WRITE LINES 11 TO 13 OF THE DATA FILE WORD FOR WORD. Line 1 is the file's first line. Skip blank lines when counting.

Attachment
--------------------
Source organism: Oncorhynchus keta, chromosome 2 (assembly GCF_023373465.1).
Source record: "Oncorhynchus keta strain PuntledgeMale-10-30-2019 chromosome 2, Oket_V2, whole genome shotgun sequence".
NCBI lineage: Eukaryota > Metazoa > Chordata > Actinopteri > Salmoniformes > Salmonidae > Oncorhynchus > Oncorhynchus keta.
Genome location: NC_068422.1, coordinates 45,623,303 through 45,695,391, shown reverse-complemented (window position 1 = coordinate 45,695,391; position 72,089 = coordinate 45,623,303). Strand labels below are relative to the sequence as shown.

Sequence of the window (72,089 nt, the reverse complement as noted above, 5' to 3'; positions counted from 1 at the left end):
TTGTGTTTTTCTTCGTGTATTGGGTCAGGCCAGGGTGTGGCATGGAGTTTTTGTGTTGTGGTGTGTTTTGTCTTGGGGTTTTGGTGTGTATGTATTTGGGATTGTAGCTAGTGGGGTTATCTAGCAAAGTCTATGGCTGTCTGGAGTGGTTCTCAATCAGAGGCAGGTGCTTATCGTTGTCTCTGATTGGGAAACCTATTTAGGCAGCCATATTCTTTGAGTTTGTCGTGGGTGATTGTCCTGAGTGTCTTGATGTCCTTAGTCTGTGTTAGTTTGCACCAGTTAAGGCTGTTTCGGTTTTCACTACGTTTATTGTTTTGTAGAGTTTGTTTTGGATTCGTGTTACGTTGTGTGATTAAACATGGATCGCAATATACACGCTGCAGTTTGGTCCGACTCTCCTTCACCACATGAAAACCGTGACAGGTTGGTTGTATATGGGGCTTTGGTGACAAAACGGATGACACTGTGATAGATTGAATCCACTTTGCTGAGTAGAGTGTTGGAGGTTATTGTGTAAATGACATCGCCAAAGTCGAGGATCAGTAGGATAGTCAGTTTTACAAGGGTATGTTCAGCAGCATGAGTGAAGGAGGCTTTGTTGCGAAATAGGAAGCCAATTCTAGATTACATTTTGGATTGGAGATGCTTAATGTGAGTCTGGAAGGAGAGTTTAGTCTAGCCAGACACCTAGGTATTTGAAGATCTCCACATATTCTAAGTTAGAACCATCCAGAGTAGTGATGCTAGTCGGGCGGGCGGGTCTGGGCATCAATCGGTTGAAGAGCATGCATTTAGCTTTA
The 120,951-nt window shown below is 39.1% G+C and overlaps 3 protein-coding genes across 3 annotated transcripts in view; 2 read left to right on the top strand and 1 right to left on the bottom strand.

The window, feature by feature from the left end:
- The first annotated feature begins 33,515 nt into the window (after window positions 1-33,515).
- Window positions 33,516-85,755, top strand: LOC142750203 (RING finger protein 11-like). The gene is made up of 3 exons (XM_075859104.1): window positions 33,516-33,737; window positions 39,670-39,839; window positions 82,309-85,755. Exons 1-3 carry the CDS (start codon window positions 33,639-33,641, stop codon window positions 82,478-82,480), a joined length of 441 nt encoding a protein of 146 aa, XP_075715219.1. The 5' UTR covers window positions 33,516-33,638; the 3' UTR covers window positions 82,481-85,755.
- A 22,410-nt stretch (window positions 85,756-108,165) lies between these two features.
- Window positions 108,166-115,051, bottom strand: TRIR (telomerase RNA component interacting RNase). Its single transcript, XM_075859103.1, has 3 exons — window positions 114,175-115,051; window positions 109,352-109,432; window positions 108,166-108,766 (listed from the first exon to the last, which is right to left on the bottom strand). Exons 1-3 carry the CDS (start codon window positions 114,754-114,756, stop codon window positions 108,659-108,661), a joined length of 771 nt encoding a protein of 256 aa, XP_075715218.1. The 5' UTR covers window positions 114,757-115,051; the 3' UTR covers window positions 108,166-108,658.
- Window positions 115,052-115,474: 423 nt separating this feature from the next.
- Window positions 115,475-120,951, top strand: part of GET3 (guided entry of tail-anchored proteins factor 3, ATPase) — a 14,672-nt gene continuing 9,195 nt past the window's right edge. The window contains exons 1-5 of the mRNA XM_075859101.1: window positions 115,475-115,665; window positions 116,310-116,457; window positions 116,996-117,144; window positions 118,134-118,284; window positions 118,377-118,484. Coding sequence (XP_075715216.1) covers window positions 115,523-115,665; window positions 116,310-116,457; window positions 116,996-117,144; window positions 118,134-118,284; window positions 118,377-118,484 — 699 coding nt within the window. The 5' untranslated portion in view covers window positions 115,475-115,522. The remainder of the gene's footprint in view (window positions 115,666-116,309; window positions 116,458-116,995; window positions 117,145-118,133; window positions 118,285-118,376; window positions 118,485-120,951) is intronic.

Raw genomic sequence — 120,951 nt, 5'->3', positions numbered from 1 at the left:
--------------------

- A 22,410-nt stretch (window positions 85,756-108,165) lies between these two features.
- Window positions 108,166-115,051, bottom strand: TRIR (telomerase RNA component interacting RNase). Its single transcript, XM_075859103.1, has 3 exons — window positions 114,175-115,051; window positions 109,352-109,432; window positions 108,166-108,766 (listed from the first exon to the last, which is right to left on the bottom strand). Exons 1-3 carry the CDS (start codon window positions 114,754-114,756, stop codon window positions 108,659-108,661), a joined length of 771 nt encoding a protein of 256 aa, XP_075715218.1. The 5' UTR covers window positions 114,757-115,051; the 3' UTR covers window positions 108,166-108,658.
- Window positions 115,052-115,474: 423 nt separating this feature from the next.